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Tuesday’s historic moment for women isn’t quite over.

Right now, two marquee races remain undecided: Kyrsten Sinema’s Arizona Senate race and Stacey Abrams’ Georgia gubernatorial race. Mail ballot counting in Arizona could take days or weeks, and provisional ballots could narrow the margin in Georgia and trigger a mandatory recount or runoff election.

Until then, they still need our support. Chip in $10 to our Too Close to Call slate.

From the races that have been called, a couple of narratives are emerging, some more accurate than others.

The topline story: A record number of women—at least 123—will serve in the next Congress.

That includes the largest-ever freshman class of women. These new women are overwhelmingly young and from diverse backgrounds and communities. Forty-four—the most ever—will be women of color, including the first Native American and Muslim women.

Another narrative that is less accurate: that these women were ‘picked’ to run. Outsider candidates from local activism—like Lucy McBath or Jahana Hayes—were at least as numerous as candidates with established political connections, like Lauren Underwood or Abby Finkenauer. And many of the new women emerged from crowded and hard-fought Democratic primaries against better funded male candidates.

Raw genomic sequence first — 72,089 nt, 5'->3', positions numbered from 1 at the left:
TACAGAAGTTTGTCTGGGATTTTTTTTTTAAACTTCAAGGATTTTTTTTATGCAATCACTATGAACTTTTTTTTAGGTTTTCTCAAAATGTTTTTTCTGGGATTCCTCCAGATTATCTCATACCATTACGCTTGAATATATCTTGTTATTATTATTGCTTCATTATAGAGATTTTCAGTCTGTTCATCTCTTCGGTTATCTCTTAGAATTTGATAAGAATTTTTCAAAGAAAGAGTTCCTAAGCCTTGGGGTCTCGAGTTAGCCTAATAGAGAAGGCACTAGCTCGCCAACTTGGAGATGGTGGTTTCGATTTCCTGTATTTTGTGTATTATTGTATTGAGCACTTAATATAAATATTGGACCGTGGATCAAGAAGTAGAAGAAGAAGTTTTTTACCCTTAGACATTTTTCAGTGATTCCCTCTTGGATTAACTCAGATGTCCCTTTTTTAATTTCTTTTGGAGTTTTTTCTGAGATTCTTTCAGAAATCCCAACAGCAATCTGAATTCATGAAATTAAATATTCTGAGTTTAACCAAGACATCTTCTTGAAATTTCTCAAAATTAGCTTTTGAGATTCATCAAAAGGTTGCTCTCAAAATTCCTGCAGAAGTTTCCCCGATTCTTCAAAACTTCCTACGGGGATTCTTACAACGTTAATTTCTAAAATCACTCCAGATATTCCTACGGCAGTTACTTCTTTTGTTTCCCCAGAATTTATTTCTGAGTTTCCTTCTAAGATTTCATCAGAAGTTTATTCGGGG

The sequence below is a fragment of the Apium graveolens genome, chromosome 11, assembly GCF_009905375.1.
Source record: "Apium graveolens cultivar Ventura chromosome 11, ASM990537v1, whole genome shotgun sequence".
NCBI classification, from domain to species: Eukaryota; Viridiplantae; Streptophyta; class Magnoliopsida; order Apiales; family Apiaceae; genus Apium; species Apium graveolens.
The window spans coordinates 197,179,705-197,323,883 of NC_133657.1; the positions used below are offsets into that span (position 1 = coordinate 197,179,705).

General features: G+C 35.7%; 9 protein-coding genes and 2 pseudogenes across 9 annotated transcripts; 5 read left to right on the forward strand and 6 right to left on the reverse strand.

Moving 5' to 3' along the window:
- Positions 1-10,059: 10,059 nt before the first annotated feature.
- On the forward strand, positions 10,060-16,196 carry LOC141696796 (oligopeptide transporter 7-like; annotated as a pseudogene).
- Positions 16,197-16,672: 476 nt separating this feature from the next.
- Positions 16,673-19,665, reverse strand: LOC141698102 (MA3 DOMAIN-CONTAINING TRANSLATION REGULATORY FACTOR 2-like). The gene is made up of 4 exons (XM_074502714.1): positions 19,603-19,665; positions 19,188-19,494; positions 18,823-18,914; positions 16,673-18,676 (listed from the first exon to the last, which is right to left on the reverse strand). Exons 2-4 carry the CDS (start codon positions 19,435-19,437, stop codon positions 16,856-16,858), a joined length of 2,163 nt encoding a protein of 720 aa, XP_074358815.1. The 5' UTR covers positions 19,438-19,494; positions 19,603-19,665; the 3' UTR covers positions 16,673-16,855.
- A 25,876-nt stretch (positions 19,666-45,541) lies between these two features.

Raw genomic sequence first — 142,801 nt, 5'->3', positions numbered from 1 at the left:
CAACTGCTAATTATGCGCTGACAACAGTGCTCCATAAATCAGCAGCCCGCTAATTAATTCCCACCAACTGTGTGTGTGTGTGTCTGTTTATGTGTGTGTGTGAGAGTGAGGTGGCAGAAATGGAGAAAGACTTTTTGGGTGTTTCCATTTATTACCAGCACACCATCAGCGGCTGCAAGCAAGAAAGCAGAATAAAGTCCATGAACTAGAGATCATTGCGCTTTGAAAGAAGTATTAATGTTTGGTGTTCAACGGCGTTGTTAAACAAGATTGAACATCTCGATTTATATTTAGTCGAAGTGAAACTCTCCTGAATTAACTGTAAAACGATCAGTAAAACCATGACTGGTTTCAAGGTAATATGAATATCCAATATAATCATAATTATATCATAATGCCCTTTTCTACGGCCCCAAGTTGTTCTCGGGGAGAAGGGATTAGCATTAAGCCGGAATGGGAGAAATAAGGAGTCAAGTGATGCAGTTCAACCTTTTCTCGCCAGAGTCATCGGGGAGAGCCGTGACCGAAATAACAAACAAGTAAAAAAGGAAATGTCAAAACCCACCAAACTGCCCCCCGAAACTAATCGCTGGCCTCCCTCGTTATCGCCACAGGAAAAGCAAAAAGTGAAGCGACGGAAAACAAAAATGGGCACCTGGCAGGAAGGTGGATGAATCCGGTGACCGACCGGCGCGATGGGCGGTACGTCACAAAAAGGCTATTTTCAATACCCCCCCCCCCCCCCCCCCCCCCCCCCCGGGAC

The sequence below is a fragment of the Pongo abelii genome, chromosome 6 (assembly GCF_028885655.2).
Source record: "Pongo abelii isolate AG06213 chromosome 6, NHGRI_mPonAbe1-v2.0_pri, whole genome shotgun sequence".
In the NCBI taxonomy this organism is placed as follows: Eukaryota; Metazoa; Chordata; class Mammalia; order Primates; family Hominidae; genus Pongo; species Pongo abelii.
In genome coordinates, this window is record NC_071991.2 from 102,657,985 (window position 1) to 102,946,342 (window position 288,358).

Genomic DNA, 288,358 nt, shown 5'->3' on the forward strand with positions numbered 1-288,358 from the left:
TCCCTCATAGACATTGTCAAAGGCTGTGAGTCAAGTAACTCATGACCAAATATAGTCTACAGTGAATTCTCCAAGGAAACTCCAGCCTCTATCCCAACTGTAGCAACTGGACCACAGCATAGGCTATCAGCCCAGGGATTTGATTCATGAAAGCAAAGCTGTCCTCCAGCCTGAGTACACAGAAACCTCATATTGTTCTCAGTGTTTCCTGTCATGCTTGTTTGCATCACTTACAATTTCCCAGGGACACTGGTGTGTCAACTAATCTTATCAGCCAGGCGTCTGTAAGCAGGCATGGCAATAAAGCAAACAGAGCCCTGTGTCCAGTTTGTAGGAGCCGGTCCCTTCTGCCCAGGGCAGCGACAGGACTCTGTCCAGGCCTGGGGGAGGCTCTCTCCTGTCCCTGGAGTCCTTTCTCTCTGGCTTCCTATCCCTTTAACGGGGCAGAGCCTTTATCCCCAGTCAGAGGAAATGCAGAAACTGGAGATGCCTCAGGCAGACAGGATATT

Our record numbers continue down the ballot. Nine women have already won gubernatorial races, matching previous records set in 2004 and 2007. And women make up four of Democrats’ seven gubernatorial pickups, in Maine, Michigan, Kansas and New Mexico. Michelle Lujan Grisham (NM) will be the first woman of color ever elected governor.

And it’s still too early to get a complete read on state legislative races—Democrats flipped six legislative chambers and more than 300 seats—and many of the women featured on our state-focused slates triumphed. That includes Minnesotans Anne Claflin, Ruth Richardson and Alice Mann, who helped flip the House there.

So where does that leave us? Democrats are dominating the number of women in Congress, which could blunt the expansion of women there if Republicans continue to lose women in the House.

And while women are rightfully credited with helping takeover the House—from the number of strong female candidates to the funding and activism done behind the scenes—at 23 percent it’s clear there’s still a lot of work to be done. And nine women out of 55 state and territorial governors leaves a lot of room for improvement too.

We do, however, expect these women to govern and legislate the way they won their races: By bringing forward-thinking policies and ideals to the table, and as representatives of a new and diverse rising American electorate.

Now, the next phase of our work starts: getting even more women elected in 2020.


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